Install An Advanced Network at Home – Part 1 The Equipment

The future demands that a reliable high-speed network be available in your home. Video conferencing, cloud computing, work from home, and on-line entertainment have shifted from secondary services we all had, to necessities we can’t live without. The days when you could plop the Modem/Router/Wi-Fi combo unit that your ISP gave you behind the TV and call it good, are gone.

This series will guide you through deploying a small scale version of the network technology that is used in many businesses. Don’t worry, today’s software driven equipment makes the learning curve much shallower than it used to be. If you are handy with basic tools and can follow directions you should be able to achieve success. This guide is based around Ubiquiti’s Unifi platform because that is what I personally use. The design, concepts, and basic instructions should work for any brand of SDN equipment.

Software Defined Network equipment is produced by multiple manufactures; Aruba, Meraki, Fortinet, and Ubiquiti are some of the more popular brands. Regardless of whose equipment you choose to work with, the components are basically the same. There is a controller of some sort that is the brains, switches that connect the cabled pieces, access points for wireless devices, and a network edge device to control your interaction with the Internet. These devices work together to from a network that operates as a single dynamic structure that is able to change to fit your needs.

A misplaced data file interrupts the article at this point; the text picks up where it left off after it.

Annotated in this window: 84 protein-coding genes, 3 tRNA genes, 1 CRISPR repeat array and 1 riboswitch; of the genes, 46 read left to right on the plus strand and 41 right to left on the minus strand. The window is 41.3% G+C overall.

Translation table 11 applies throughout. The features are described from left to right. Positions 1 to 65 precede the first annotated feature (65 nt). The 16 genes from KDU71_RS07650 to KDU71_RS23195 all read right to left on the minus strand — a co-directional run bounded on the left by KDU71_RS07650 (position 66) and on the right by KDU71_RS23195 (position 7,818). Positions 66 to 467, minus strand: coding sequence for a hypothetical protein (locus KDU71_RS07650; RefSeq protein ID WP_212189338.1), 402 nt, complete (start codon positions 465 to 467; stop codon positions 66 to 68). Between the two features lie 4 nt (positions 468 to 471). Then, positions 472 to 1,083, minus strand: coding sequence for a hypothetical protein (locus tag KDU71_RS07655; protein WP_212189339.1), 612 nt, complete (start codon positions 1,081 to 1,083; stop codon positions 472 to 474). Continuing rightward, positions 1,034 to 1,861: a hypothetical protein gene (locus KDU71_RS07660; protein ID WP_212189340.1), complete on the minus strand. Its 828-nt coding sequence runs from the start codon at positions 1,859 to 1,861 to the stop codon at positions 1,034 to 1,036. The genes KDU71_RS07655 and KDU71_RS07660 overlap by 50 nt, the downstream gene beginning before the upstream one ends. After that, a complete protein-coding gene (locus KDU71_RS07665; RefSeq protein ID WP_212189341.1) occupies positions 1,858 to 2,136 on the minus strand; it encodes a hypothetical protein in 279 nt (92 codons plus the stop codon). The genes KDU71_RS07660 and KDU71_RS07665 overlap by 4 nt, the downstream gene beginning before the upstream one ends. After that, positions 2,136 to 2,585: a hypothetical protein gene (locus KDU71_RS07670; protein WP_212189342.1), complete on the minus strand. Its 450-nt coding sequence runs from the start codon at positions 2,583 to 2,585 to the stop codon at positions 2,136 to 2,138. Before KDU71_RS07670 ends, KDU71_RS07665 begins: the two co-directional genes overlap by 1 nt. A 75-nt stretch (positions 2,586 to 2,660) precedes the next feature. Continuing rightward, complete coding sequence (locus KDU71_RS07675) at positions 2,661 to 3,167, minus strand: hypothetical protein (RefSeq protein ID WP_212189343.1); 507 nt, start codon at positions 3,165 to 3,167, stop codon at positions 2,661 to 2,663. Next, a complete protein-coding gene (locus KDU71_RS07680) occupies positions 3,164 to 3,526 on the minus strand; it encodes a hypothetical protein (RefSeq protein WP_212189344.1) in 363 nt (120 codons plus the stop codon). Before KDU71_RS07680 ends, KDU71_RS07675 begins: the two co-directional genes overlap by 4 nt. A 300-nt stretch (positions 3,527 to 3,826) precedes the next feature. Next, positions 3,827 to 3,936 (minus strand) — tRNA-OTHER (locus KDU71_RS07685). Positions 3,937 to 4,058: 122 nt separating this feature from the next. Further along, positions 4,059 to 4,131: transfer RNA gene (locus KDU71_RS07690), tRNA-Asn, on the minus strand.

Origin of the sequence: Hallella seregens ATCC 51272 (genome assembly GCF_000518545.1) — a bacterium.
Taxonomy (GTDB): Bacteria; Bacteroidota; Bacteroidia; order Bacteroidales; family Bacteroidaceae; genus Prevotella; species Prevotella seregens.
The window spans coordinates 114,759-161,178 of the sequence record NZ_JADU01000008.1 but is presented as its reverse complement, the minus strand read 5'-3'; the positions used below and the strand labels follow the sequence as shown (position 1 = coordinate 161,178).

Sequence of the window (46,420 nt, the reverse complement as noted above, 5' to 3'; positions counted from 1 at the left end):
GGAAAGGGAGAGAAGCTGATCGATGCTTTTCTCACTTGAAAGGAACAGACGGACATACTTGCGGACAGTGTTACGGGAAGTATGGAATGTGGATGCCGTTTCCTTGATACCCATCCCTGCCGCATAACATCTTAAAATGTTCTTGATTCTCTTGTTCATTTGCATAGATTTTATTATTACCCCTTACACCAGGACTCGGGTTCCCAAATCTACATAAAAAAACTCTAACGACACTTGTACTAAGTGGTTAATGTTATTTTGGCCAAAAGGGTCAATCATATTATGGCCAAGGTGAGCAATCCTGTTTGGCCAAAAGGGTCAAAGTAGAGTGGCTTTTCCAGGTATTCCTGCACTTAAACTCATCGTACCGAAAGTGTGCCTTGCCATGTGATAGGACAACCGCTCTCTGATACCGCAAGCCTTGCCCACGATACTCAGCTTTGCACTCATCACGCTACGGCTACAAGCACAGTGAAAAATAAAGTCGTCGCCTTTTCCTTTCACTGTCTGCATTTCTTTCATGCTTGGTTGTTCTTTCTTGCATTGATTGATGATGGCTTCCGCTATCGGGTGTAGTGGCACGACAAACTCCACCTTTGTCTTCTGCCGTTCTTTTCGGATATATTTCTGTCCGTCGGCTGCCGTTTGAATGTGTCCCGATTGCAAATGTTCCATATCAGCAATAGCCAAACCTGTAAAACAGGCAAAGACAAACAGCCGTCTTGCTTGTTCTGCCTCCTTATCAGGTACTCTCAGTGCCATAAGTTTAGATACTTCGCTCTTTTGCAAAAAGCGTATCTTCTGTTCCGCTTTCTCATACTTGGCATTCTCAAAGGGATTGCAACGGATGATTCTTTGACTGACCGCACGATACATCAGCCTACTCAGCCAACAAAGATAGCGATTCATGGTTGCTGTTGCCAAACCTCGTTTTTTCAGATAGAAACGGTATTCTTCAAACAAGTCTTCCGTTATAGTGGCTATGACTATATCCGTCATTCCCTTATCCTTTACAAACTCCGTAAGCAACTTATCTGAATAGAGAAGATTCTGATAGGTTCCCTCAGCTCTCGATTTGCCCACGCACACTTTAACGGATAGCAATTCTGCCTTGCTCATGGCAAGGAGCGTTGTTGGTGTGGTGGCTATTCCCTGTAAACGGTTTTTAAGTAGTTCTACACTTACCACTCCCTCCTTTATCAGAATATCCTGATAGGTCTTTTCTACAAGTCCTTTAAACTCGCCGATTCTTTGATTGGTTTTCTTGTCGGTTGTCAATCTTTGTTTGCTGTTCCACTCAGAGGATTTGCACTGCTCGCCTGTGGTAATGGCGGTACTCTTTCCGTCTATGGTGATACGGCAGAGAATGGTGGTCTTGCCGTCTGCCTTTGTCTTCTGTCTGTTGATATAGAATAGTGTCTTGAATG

After you have chosen who’s equipment you want to work with, the next step is determining how many of each component you will need. The first piece of equipment is the controller. Most of the manufactures offer multiple ways to obtain a controller. Ubiquiti offers it’s controller as a piece of software that you can run on your computer, as a dedicated piece of hardware known as a Cloud Key, and as part of an all in one device named The Dream Machine. The software is the most economical option, but the Dream Machine is the simplest to setup. Depending on the size of your home and number of devices it may be all that you need. The other manufacturers have similar offerings.

In order to determine how many switches and access points you’ll need, you first need to plan the layout, or topology, for your home. Many people are under the impression that a cable should be run from each location to a central point where the switch is located. Running cables through finished walls is difficult, so the “Home Run” topology can be challenging.

For most residences, an easier option is to use multiple switches placed in key locations and to link them together with a cable between each. The linked switches form a contiguous network that operates in the same manner as large single switch. The cables can be run on the outside of your home, by drilling small holes though walls. Don’t worry, the holes are small. You’ll use wall plates to hide them on the interior and silicone to seal them. They can be hidden under eaves or along siding gaps. In some cases you may be able to use existing holes from your air conditioner, cable TV, or electricity services.